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USFM 3 Bibles
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USFM 2 (Unified Standard Format Marker) Bibles were usually created by a program such as UBS/SIL Paratext, Bibledit, our own Biblelator, or even Toolbox or (horrors!) a text editor or word processor (cringe!). They normally consist of one file per book (although older systems used one file per chapter). They only contain the Bible text and a few extras like book titles and introductions, but a lot of other necessary information (metadata) is not defined or included in the USFM format, thus they are not sufficient for typesetting from directly.
The current version of USFM is v2.4, but v3.0 was released in April 2018, although the current Paratext 8.0 version doesn't yet use it.
Paratext provides some additional information in a .ssf file, and this information can be used by the Bible Drop Box if included. However, even with the SSF file, USFM Bibles don't specify things like which order to include the books (believe it or not, not all Christian traditions put Bible books in the same order), nor does it carefully define the short names of the books or the book abbreviations which will be used in section references and cross-references, etc. For this reason, the Bible Drop Box tries to make some intelligent guesses as to how to best format your data. In the future, we hope to find an easy way for you to specify some of this additional information. (Suggestions happily accepted.)
Depending on how the files were formed and what checks have been made on them, USFM Bible files can easily contain MANY errors, e.g., fields like \v 7And Jesus said… (missing space after the verse number) or a cross-reference like Maat 3:7 (instead of Mat) or missing USFM closing markers such as in Jesus said, \wj"Go." (missing \wj* and failure to use proper “quotation” characters). The Bible Drop Box software attempts to find and inform you of such errors and inconsistencies, at the same time trying to guess how to best handle them without just giving up. This may or may not be successful. (Your mileage may vary.) Of course, you will have the best result if you take the time to fix the issues in your files.
The text file will begin with the following lines:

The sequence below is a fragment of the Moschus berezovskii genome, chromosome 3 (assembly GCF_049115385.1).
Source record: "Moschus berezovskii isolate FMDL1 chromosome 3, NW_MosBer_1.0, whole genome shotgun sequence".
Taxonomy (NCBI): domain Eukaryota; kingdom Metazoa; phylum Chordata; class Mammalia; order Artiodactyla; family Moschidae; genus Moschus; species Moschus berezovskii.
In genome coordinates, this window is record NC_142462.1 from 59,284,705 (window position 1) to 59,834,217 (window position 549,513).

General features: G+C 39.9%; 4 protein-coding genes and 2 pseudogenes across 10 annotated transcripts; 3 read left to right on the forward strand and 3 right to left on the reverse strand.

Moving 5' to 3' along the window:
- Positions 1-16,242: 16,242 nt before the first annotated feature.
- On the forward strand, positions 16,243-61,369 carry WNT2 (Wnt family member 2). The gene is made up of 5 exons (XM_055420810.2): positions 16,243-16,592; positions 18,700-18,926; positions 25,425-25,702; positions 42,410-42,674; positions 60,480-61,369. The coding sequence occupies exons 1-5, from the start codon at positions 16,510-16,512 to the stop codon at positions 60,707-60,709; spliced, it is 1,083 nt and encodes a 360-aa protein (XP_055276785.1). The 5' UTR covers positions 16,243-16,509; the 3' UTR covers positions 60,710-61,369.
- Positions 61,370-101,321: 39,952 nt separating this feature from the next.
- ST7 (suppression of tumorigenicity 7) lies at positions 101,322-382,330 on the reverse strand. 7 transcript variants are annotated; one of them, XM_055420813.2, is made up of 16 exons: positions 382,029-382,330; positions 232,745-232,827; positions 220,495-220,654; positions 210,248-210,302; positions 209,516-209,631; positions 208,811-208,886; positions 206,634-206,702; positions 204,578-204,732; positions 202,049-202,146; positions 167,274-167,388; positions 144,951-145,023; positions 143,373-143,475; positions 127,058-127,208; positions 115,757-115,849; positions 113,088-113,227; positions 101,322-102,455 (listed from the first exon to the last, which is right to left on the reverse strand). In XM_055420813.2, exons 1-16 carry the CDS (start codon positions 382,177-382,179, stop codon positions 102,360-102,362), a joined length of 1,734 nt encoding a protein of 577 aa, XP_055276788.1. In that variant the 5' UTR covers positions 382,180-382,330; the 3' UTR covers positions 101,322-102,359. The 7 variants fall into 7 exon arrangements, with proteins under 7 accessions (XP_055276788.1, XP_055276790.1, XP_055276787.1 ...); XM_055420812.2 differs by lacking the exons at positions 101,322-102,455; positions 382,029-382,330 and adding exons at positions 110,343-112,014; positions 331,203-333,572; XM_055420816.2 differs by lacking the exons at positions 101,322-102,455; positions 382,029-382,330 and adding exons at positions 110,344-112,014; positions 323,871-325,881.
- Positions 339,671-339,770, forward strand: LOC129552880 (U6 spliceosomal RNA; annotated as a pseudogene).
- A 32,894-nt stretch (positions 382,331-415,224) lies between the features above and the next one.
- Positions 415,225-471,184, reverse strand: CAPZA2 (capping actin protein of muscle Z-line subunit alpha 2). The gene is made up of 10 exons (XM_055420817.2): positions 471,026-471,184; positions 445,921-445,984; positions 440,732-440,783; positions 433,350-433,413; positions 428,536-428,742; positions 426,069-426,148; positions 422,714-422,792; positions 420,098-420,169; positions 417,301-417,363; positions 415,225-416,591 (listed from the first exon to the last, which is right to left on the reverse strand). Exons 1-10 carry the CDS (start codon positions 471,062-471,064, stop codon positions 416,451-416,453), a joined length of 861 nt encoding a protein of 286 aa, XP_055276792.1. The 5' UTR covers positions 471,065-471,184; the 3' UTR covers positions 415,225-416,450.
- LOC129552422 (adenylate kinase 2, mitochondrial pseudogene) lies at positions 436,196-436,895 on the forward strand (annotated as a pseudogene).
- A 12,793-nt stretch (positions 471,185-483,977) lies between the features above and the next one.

where <CODE> is a three character Paratext book code from here.
It will NOT contain a line
and will only contain USFM paragraph and character codes.
The UBS/SIL Paratext editor is the main one used by professional Bible translators around the world (but with somewhat restricted distribution). Others prefer the open-source Bibledit, and our own Biblelator is under development (but already usable by the adventurous).
If you run UBS/SIL Paratext, the easiest way to produce a suitable zip file to submit, is to open Paratext and click on the window for your project. Then use the File / Backup Project / To File… command to make the zip file. For best results, make sure that the Include project properties and settings checkbox is ticked. The filename must have a .zip extension. Take careful note of which folder you are saving your backup zip file into, because you will need that information in order to submit the file.
If you are not a Paratext user, you should go into your My Paratext Projects folder and select the folder for your project. While holding down the Control key, also click on the .ssf file for your project if you have one (so that both the folder and the .ssf file are selected). Then create a .zip file by using right-click / Send To / Compressed (zipped) Folder in Windows, or right-click / Compress… or similar in Linux. Again the filename must have a .zip extension and you must note what folder it is saved into because you will need that information down below in order to submit the file.
Test data: If you are able to provide any kinds of Bible files for automated testing purposes, please contact us and let us know the details so we can improve the internationalisation and ruggedness of the software for everyone’s benefit.